Dan, I wouldn’t take that comment to heart – unless you really want to. Before I retired I was a cataloger in a public library. There are myriad instances of titles that have been used over and over. For instance, there are at least 30 one word titles for “Betrayal” – by thirty different authors. A nightmare for library staff, but it will not merit you a ‘cease and desist’ letter. LOL

        Liked by 1 person

      • alexandrited says:

        I love your reply! (Made me laugh–a good one.) Never thought of that! I just thought: two titles, less buyers or confused ones (too busy/lazy to dig deeper), or… Also, since your premise is quite different, I didn’t want readers to reject out of hand thinking they’d either read or didn’t want more of the same topic. I also agree with the Fictionphile writer’s comment. Recently, a writer released a novel titled Idiot (using the latest technique of intertextual technique w/in). As any editor worth his/her salt knows, a writer will do what a writer will do and that’s why we love to read what writers write.

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  5. I really enjoyed this story too! Looking forward to the longer version.

    Liked by 2 people

  6. I read this a while back but really didn’t enjoy it, I’m afraid. I found the amorality in it disturbing and not to my taste at all. However, each to his own…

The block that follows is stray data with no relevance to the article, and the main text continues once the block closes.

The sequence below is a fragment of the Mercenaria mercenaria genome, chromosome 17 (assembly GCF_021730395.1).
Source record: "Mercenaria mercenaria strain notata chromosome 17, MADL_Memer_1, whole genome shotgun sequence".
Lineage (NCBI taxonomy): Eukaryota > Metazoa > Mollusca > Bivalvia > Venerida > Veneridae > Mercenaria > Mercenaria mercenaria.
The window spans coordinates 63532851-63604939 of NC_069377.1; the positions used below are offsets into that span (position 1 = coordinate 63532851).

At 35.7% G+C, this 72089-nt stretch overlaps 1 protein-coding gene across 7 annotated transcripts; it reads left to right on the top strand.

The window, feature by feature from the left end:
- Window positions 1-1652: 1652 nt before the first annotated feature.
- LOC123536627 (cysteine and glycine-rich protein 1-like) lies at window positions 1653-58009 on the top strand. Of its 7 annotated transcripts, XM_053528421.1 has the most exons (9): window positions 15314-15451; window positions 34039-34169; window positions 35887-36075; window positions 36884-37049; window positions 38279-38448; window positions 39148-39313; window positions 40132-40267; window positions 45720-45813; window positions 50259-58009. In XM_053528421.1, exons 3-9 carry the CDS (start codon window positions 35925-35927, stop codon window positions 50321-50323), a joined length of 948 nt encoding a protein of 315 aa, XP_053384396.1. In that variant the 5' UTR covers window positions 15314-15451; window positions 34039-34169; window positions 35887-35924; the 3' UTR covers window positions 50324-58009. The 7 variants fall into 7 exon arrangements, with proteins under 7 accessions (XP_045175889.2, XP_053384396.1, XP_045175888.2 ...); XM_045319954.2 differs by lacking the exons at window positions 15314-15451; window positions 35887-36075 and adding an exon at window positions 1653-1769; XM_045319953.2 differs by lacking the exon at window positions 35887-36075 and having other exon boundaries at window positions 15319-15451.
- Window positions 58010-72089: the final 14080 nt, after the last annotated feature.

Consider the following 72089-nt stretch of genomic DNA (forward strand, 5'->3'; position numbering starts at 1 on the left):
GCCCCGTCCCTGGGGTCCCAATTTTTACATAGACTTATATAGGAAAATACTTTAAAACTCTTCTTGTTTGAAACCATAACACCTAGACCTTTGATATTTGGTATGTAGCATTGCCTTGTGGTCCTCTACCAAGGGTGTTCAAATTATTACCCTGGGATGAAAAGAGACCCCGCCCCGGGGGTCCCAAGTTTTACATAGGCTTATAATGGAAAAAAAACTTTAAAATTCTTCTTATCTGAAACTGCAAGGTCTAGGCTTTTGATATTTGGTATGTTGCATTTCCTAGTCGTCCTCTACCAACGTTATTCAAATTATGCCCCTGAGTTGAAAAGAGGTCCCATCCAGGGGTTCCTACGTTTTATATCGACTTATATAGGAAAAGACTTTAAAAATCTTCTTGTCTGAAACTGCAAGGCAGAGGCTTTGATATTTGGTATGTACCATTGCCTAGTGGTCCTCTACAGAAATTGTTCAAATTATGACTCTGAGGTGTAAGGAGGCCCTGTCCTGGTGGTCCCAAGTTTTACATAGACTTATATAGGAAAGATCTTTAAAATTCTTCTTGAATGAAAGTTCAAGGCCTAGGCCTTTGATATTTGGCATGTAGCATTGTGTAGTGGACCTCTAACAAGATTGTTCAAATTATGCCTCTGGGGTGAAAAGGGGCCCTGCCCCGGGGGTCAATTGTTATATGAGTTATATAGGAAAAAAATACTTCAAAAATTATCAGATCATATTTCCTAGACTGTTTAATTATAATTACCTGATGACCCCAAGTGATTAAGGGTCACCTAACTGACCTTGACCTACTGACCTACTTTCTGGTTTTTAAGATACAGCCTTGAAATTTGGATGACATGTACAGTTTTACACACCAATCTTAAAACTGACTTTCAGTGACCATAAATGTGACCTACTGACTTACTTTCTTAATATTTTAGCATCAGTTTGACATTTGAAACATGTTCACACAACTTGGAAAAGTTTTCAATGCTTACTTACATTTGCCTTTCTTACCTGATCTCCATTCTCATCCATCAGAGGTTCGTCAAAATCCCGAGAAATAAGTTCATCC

Like

    • Fictionophile says:

      I do agree with you Cathy. I was impressed with the author’s writing – but not his subject matter. I won’t be reading the full novel version. Vampire fiction is not something I’m likely to ever read.

      Like

  7. Pingback: “The Caretaker” by Dan Klefstad – danklefstadcom

  8. Jessica's Reading Room says:

    I have read this as well and also interviewed Dan. He might be expanding this short story into more! Me personally, I look forward to reading more!

    Liked by 2 people

  9. Dan is very good at hooking his audience 😉

    Liked by 1 person

  10. deborahkehoe says:

    Ooooohhhh. Interesting! That certainly reaches out and grabs you!

    Like

    • Fictionophile says:

      Yes, the author used a clever ploy to capture his reader. (It would have to be ingenious to persuade me to read anything about vampires) Thanks for your comment.

      Liked by 1 person